A 400-million-year-old rare blood-sucking creature once eaten by Vikings and a relic from the Ice Age top the Environment Agency’s ‘secret seven’ list of England’s rarest fish, which it unveiled today.
The seven species are lamprey, Arctic charr, vendace, spined loach, allis shad, twaite shad and smelt. All seven species of fish are a conservation priority at a national and international level.
The reasons for their previous decline include historically poor water quality, barriers to migration and a changing climate. But now, all seven are starting to thrive again thanks to work by the Environment Agency and other conservation groups.
Alastair Driver, Environment Agency national biodiversity manager, said:
These rare fish are the unknown jewels of our rivers. The Environment Agency has a range of projects to support them and although England’s rivers are the healthiest for 20 years, there is still more to be done to improve their chances. Reintroducing meanders, breeding fish and removing weirs are among our key work to help these little-known fish thrive.
Lampreys are eel-like creatures, once eaten by Vikings, and pre-date dinosaurs by more than 200 million years. Thanks to the lowest levels of pollution seen for more than 100 years and the removal of barriers to their spawning migrations they are returning to many UK rivers. Where barriers cannot be removed, Environment Agency fisheries staff have fitted lamprey ‘tiles’ to existing weirs to help them get upstream. River and sea lamprey have now been found in the Yorkshire Ouse, where only 30 years ago they were absent. But lamprey are very secretive creatures and very little is known about their life at sea.
It is widely recognised that the majority of UK Arctic charr populations are in decline with increasing temperatures considered to be one of the greatest threats to their existence in UK waters. In 2005 the Environment Agency, with partners, set about reversing this trend. A barrier to migration was removed and land-use changes were implemented in order to improve water quality in an important charr-spawning stream. Fisheries experts collected ‘broodstock’ from Ennerdale Water and began rearing them at the Kielder Hatchery. The following year the young fish were released and this process continued through to 2013. The charr population showed a marked increase in terms of adult spawners. Now that the population is beginning to show signs of recovery, the project has entered a monitoring phase.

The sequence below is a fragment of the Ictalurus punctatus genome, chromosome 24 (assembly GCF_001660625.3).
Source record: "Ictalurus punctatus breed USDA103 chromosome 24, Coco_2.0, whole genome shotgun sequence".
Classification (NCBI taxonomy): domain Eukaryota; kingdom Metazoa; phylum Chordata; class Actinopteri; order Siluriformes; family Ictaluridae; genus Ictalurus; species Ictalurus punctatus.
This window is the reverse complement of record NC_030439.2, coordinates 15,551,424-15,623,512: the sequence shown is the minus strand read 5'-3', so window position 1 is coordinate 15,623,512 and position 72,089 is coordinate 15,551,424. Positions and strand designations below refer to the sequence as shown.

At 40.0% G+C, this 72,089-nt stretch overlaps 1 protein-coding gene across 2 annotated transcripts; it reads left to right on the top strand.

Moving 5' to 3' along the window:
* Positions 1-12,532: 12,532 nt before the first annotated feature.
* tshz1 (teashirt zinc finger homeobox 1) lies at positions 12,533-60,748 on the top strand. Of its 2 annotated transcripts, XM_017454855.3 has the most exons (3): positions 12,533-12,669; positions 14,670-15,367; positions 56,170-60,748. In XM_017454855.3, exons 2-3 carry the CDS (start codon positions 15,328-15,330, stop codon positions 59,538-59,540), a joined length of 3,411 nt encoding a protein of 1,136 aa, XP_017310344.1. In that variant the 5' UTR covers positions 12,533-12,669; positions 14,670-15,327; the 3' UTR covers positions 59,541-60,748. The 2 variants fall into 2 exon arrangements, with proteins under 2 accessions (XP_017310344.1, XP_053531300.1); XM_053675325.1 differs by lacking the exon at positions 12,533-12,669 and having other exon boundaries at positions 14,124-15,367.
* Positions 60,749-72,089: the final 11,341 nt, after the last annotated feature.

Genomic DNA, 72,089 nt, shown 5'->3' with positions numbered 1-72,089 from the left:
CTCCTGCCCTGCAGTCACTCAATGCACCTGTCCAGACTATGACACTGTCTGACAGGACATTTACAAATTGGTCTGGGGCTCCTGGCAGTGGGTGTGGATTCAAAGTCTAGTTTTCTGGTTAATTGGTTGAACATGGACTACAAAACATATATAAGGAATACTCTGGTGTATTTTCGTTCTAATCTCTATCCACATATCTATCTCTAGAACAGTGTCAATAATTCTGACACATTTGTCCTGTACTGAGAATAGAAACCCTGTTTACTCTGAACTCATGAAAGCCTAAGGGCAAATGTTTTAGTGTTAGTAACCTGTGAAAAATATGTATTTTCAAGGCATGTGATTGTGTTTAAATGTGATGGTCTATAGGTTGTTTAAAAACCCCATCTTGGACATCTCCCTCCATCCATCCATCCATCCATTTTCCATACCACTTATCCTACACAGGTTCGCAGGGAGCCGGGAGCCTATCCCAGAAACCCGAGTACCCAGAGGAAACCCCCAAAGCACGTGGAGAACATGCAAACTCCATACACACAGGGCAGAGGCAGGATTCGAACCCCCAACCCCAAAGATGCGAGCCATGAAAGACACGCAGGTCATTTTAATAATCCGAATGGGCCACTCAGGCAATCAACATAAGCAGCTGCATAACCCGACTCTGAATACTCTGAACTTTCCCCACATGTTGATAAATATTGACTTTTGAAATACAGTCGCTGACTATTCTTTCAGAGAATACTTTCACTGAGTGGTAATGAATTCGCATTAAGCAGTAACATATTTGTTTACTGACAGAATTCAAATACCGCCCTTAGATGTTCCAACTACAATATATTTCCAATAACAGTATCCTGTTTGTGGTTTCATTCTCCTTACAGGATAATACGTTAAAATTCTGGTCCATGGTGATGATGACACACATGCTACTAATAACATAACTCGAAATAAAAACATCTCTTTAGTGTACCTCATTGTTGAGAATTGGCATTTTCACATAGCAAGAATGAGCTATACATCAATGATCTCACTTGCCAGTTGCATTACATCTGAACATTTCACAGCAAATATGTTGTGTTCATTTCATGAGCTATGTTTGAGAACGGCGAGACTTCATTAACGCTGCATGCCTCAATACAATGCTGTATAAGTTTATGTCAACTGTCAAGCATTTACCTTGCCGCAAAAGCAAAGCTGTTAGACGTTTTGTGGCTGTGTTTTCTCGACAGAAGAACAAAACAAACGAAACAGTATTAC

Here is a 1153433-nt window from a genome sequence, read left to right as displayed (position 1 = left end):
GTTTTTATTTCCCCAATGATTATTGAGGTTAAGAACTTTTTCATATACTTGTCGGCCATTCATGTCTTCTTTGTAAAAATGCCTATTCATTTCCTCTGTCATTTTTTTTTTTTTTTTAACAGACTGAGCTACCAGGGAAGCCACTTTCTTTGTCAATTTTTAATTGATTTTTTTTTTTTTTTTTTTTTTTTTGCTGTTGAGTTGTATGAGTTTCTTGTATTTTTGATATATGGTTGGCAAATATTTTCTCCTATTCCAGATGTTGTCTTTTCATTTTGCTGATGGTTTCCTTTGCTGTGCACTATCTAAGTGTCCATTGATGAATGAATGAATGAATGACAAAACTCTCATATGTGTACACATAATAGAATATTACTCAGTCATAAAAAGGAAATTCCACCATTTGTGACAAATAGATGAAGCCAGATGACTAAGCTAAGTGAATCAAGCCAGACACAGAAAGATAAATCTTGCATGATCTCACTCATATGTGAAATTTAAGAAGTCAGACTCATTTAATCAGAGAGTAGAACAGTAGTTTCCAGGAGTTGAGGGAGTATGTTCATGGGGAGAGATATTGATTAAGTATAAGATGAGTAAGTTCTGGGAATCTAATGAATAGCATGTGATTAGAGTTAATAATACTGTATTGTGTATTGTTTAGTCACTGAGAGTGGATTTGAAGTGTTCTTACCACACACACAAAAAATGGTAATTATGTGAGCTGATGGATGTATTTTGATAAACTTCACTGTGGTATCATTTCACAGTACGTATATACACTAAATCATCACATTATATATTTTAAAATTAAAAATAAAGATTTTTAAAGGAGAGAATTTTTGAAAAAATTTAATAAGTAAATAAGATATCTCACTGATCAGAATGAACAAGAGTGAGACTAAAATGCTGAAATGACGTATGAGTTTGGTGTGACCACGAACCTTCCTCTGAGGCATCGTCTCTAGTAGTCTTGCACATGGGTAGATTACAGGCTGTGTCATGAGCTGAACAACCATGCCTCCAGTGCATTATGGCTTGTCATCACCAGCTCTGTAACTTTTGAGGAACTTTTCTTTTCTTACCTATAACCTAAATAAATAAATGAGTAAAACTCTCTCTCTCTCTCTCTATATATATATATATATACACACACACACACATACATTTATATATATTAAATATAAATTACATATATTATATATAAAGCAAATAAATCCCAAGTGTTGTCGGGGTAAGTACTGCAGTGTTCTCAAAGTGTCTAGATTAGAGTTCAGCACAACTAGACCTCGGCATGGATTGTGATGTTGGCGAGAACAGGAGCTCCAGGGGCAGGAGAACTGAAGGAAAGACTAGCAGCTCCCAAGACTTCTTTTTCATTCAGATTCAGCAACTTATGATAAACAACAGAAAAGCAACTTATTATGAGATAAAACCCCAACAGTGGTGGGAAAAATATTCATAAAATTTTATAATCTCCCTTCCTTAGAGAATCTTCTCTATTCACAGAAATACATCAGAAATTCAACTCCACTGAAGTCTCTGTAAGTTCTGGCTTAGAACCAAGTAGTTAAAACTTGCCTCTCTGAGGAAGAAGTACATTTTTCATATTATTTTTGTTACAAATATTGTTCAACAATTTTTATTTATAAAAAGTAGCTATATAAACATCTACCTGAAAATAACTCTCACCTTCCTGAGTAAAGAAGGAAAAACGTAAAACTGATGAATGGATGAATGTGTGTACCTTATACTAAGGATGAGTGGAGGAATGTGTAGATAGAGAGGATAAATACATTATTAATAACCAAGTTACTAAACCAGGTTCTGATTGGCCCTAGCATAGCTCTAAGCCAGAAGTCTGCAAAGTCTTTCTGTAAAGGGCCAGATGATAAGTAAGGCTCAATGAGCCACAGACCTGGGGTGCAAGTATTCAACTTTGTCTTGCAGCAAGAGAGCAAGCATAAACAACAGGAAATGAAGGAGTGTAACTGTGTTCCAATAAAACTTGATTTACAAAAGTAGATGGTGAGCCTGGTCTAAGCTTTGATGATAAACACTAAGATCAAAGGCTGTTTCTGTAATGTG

The herring-like vendace is the rarest native freshwater fish species in the UK. This silver fish is native to just two English lakes (Derwentwater and Bassenthwaite Lake in Cumbria). Their populations are impacted by lake siltation and the introduction of non-native species. The Environment Agency has been improving river habitats upstream of Derwentwater and working with others to prevent the introduction of more non-native species than could harm the vendace.
The spined loach is found in just five river catchments in the east of England – the Trent, Welland, Witham, Nene and Great Ouse. The easterly flowing direction of all these rivers is an indicator of the origins of the species. All these rivers were once a part of the Rhine catchment, at a time when the North Sea was a land mass. But when the North Sea cut off Great Britain off from mainland Europe the spined loach was stranded and hasn’t moved much since.
At one time, twaite shad were commonplace throughout the Severn Estuary and its rivers. During the 19th century many rivers were modified which has restricted shad, to the lower reaches of the river by preventing access to their historic spawning habitat. There are only four spawning twaite shad populations in the UK – the rivers Tywi, Usk, Wye and Severn. The Environment Agency is working on a project to secure funding for a project that will open up more than 230 km of historic spawning ground to support shad populations in the Severn Estuary. Allis shad is the twaite shad’s larger cousin and can grow up to four kg in weight.
The smelt is a small species of fish, related to trout and salmon, that lives in coastal areas of Britain. By the end of the twentieth century, there were fewer smelt populations, due to the effects of pollution in river estuaries, and the construction of weirs which stop the fish moving upstream to spawn. The situation is improving due to better water quality – investment in sewage treatment has reduced instances of low oxygen levels in estuaries. Work to improve fish passage, by the removal of weirs or the installation of fish passes, has benefitted all species of migrating fish, including smelt. In addition, smelt have been given additional protection by the creation of Marine Protected Areas.